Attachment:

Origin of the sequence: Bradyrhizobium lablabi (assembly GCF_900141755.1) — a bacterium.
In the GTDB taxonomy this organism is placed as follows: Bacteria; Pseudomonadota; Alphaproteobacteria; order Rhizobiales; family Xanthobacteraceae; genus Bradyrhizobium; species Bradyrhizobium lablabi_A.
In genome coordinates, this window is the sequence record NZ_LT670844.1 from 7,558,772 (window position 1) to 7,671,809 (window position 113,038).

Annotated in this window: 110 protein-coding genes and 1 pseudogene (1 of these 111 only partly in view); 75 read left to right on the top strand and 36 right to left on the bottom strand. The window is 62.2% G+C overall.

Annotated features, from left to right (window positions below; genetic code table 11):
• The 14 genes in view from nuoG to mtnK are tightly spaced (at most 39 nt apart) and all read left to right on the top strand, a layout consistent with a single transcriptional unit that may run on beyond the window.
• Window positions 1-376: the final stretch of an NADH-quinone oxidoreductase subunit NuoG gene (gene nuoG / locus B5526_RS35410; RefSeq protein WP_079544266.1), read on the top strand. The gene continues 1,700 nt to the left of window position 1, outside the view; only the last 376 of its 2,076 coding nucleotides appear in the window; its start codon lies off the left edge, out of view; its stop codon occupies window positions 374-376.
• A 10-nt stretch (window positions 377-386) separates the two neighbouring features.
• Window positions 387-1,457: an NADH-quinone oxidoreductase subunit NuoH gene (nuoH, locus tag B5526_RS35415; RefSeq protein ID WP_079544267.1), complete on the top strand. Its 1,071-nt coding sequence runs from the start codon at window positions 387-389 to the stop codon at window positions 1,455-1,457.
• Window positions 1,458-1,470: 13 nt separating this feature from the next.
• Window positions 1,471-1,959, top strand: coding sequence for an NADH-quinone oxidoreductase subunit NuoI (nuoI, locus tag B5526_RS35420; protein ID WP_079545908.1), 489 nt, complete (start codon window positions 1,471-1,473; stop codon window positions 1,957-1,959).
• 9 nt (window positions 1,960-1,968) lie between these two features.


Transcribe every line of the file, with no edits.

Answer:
Origin of the sequence: Bradyrhizobium lablabi (assembly GCF_900141755.1) — a bacterium.
In the GTDB taxonomy this organism is placed as follows: Bacteria; Pseudomonadota; Alphaproteobacteria; order Rhizobiales; family Xanthobacteraceae; genus Bradyrhizobium; species Bradyrhizobium lablabi_A.
In genome coordinates, this window is the sequence record NZ_LT670844.1 from 7,558,772 (window position 1) to 7,671,809 (window position 113,038).

Annotated in this window: 110 protein-coding genes and 1 pseudogene (1 of these 111 only partly in view); 75 read left to right on the top strand and 36 right to left on the bottom strand. The window is 62.2% G+C overall.

Annotated features, from left to right (window positions below; genetic code table 11):
• The 14 genes in view from nuoG to mtnK are tightly spaced (at most 39 nt apart) and all read left to right on the top strand, a layout consistent with a single transcriptional unit that may run on beyond the window.
• Window positions 1-376: the final stretch of an NADH-quinone oxidoreductase subunit NuoG gene (gene nuoG / locus B5526_RS35410; RefSeq protein WP_079544266.1), read on the top strand. The gene continues 1,700 nt to the left of window position 1, outside the view; only the last 376 of its 2,076 coding nucleotides appear in the window; its start codon lies off the left edge, out of view; its stop codon occupies window positions 374-376.
• A 10-nt stretch (window positions 377-386) separates the two neighbouring features.
• Window positions 387-1,457: an NADH-quinone oxidoreductase subunit NuoH gene (nuoH, locus tag B5526_RS35415; RefSeq protein ID WP_079544267.1), complete on the top strand. Its 1,071-nt coding sequence runs from the start codon at window positions 387-389 to the stop codon at window positions 1,455-1,457.
• Window positions 1,458-1,470: 13 nt separating this feature from the next.
• Window positions 1,471-1,959, top strand: coding sequence for an NADH-quinone oxidoreductase subunit NuoI (nuoI, locus tag B5526_RS35420; protein ID WP_079545908.1), 489 nt, complete (start codon window positions 1,471-1,473; stop codon window positions 1,957-1,959).
• 9 nt (window positions 1,960-1,968) lie between these two features.